Best Case Ever 61 Biohazard Preparedness: The Protected Code Blue

This is EM Cases Best Case Ever 61 Biohazard Preparedness: The Protected Code Blue

In anticipation of EM Cases Main Episode 100 on Disaster Medicine with Laurie Mazurik, David Kollek and Joshua Bezanson, Dr. Mazurik, head of Disaster Medicine at Sunnybrook Health Sciences in Toronto, tells of her experience as a disaster medicine leader with keeping health care workers safe during the SARS era. If you were faced with a patient with suspected Ebola or drug resistant TB or any other biohazard patient who required intubation, would you know how to handle the situation so that you and your colleagues were safe…

Published by Anton Helman, August 2017

Top 10 Principles in Biohazard Preparedness and Safety to Prevent Contamination – The Protected Code Blue

  1. Develop a Protected Code Blue protocol in your hospital
  2. Use a Powered Air Purifying Respirator (PAPR) or if unavailable use a “double double” set up (double mask, double eye protection, double gloves, double gown, double hair protection, double shoes)
  3. Avoid high risk situations whenever possible e.g. early intubation before the patient becomes combative/agitated, early transfer to ICU
  4. Avoid bagging, NIPPV, nebulized solutions, high frequency oscillation ventilators and bronchoscopy which all spread biohazard particles
  5. Consider HiOx (high flow non-humidified oxygen face mask with filter on exhalation port)
  6. Minimize the number of people in the room
  7. Paralyze the coughing patient
  8. High risk procedures should be performed by the most experienced person available
  9. Consider placing a speakerphone or intercom in patient rooms to allow resuscitation team to communicate with personnel outside room (e.g. two-way baby monitor)
  10. Make up a biohazard intubation kit (see below) and have additional equipment (cardiac arrest cart, difficult airway cart outside the negative air pressure room)

HiOx mask

Regular simulation training for Protected Code Blue is required to effectively don protective equipment in a timely manner and to be sure that all members of the the team are adequately prepared.

To review how to recognize the presentation of ebola and how to don personal protective equipment visit the special EM Cases post and podcast A Rational Approach to Emergency Ebola Preparedness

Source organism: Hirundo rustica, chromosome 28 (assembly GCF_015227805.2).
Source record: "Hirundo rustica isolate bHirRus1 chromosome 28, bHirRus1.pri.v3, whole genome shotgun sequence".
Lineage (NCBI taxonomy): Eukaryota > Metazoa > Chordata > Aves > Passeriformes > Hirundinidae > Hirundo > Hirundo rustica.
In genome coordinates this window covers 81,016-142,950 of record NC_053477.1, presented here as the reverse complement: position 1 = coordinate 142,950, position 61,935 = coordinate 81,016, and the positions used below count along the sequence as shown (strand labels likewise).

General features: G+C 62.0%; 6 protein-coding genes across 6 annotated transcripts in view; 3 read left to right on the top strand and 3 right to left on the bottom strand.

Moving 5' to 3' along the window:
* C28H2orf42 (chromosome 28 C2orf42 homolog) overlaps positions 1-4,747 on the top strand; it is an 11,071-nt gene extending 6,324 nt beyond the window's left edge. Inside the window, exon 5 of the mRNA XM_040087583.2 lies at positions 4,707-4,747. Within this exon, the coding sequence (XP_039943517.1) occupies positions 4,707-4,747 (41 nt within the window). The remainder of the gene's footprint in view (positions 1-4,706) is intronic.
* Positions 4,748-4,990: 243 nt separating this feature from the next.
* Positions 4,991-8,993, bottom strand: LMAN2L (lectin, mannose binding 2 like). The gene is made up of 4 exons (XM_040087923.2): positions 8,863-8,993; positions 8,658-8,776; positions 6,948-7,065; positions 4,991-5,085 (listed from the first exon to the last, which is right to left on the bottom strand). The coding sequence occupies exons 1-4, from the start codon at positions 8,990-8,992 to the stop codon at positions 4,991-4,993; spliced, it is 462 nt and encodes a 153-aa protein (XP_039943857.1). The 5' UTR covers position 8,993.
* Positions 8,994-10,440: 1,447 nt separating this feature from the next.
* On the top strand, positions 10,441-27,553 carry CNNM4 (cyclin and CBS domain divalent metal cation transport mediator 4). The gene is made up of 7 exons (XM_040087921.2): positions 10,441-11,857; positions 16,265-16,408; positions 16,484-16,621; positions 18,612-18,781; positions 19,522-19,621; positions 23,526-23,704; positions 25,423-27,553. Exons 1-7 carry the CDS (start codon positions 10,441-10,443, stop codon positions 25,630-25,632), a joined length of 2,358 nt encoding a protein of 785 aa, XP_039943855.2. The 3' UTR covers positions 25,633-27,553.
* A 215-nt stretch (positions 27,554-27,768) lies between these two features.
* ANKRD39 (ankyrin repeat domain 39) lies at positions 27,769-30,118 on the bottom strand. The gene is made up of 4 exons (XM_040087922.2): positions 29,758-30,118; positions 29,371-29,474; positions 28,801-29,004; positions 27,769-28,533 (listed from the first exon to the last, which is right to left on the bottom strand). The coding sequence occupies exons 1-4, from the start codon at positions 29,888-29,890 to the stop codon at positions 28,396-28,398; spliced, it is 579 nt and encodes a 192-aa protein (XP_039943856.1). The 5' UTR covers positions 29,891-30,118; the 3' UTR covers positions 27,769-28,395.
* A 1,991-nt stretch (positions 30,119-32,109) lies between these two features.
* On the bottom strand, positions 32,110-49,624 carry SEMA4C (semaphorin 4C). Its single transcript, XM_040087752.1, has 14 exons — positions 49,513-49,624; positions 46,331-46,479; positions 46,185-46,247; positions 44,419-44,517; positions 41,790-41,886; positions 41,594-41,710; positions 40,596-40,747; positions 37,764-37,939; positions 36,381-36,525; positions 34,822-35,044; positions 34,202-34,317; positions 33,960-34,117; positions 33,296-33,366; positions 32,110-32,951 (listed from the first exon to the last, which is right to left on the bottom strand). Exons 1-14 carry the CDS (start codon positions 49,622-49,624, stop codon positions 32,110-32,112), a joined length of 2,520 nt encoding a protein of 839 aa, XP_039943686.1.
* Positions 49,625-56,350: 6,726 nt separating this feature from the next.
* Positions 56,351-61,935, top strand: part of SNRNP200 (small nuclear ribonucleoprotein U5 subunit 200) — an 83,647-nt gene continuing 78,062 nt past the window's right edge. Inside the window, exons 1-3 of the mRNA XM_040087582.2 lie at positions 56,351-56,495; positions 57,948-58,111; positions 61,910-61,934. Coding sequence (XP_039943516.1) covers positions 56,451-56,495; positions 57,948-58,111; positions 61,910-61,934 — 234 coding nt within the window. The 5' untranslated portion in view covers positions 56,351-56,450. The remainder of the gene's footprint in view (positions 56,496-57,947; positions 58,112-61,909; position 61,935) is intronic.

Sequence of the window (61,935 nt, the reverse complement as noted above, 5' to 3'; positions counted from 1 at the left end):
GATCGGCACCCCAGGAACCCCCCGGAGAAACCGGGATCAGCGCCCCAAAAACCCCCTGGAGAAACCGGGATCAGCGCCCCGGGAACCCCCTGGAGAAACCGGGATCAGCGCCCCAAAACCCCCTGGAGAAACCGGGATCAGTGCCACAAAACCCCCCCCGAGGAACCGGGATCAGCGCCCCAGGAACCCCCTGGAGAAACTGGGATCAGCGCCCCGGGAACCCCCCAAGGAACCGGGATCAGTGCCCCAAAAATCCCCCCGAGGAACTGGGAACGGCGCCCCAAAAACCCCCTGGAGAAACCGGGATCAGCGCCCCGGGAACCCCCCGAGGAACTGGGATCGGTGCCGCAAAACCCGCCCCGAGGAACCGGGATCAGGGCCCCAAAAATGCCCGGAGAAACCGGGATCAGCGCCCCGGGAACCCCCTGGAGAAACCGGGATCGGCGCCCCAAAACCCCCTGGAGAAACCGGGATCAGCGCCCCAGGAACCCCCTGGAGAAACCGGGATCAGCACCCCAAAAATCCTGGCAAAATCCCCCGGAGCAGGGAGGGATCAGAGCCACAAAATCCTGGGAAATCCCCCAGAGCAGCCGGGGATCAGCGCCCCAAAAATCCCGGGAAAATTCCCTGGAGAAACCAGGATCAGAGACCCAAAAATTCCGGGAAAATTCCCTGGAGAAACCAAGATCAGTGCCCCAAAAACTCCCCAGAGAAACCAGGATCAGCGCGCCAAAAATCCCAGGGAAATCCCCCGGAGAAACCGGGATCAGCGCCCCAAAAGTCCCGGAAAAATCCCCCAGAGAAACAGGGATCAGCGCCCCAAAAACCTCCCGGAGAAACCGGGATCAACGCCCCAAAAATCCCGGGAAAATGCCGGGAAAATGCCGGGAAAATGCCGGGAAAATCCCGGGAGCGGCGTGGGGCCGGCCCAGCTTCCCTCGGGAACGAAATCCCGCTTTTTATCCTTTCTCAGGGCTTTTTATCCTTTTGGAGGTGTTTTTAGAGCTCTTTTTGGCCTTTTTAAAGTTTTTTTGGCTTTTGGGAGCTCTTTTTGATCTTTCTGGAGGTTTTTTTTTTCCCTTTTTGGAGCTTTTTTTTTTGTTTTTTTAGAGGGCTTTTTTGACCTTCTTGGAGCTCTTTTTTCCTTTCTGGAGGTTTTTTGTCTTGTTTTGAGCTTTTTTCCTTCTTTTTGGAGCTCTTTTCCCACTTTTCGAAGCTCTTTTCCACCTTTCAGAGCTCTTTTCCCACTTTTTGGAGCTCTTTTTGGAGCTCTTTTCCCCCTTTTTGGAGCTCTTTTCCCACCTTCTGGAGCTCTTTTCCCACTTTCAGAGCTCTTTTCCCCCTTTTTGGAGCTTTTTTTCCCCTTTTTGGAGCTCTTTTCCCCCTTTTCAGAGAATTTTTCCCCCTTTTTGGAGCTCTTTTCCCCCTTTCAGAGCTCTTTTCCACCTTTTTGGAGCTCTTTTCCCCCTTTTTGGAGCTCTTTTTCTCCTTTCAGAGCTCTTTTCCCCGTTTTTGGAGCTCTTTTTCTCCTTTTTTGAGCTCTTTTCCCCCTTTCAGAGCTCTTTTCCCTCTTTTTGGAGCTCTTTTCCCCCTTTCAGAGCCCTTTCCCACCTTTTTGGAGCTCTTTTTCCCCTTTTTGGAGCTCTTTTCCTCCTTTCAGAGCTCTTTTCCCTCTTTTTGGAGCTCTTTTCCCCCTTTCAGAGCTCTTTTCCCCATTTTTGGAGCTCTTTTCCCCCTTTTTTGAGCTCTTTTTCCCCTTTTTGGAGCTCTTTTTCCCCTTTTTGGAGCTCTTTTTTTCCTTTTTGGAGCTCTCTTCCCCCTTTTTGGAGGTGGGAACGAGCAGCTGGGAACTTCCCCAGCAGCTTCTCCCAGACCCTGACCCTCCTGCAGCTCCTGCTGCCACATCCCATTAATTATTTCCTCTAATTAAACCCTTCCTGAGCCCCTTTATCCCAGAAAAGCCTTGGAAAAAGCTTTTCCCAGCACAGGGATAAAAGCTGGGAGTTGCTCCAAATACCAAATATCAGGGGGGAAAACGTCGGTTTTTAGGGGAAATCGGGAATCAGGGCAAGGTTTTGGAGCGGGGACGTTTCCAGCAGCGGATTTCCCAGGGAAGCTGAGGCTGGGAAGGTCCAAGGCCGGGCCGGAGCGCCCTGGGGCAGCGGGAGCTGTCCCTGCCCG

Biohazard Intubation Kit

  • Laryngoscope handle
  • Macintosh and Miller 3 and 4 blades
  • Magill forceps
  • Stylette
  • Oral airways #8, #9, #10
  • Endotracheal tubes 6.0, 7.5, 8.0, 8.5
  • Scalpel
  • Bougie
  • Lubricating gel
  • Scissors
  • Yankeur suction tip
  • Pink tape
  • Disposable CO2 detector
  • Esophageal detection device
  • In-line suction catheter
  • 10 cc syringe
  • Induction, paralytic, analgesic, sedation and push-dose pressor meds

 

Take ownership of what is required to protect yourself in a potential biological disaster because each situation requires unique actions. Emergency Medicine should own Disaster Medicine.

 

The details: Laurie Mazurik’s Protected Code Blue talk

 

References

Fischer WA, Hynes NA, Perl TM. Protecting health care workers from Ebola: personal protective equipment is critical but is not enough. Ann Intern Med. 2014;161(10):753-4.

Personal Protective Equipment Guidelines for Health Care Facility Staff. Ann Emerg Med. 2016;68(3):406-7.

Seto WH et al. Effectiveness of Precautions against Droplets and Contact in Prevention of Nosocomial Transmission of Severe Acute Respiratory Syndrome (SARS). Lancet 2003; 361: 1519-20.

Health Canada. Infection Control Guidance If There Is a SARS Outbreak Anywhere in the World, When an Individual Presents a Health Care Institution With a Respiratory Infection. 17 Dec 2003.

US Centers for Disease Control. Infection control precautions for aerosol-generating procedures on patients who have suspected severe acute respiratory syndrome (SARS). March 20, 2003.

By | 2017-08-28T13:58:48+00:00 August 28th, 2017|Categories: Best Case Ever, EM Cases, Emergency Medicine, Medical Specialty, Special Populations|Tags: , , , |0 Comments

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About the Author:

Anton Helman

Dr. Anton Helman is an Emergency Physician at North York General in Toronto. He is an Assistant Professor at the University of Toronto, Division of Emergency Medicine and the Education Innovation Lead at the Schwartz-Reisman Emergency Medicine Instititute. He is the founder, editor-in-chief and host of Emergency Medicine Cases.

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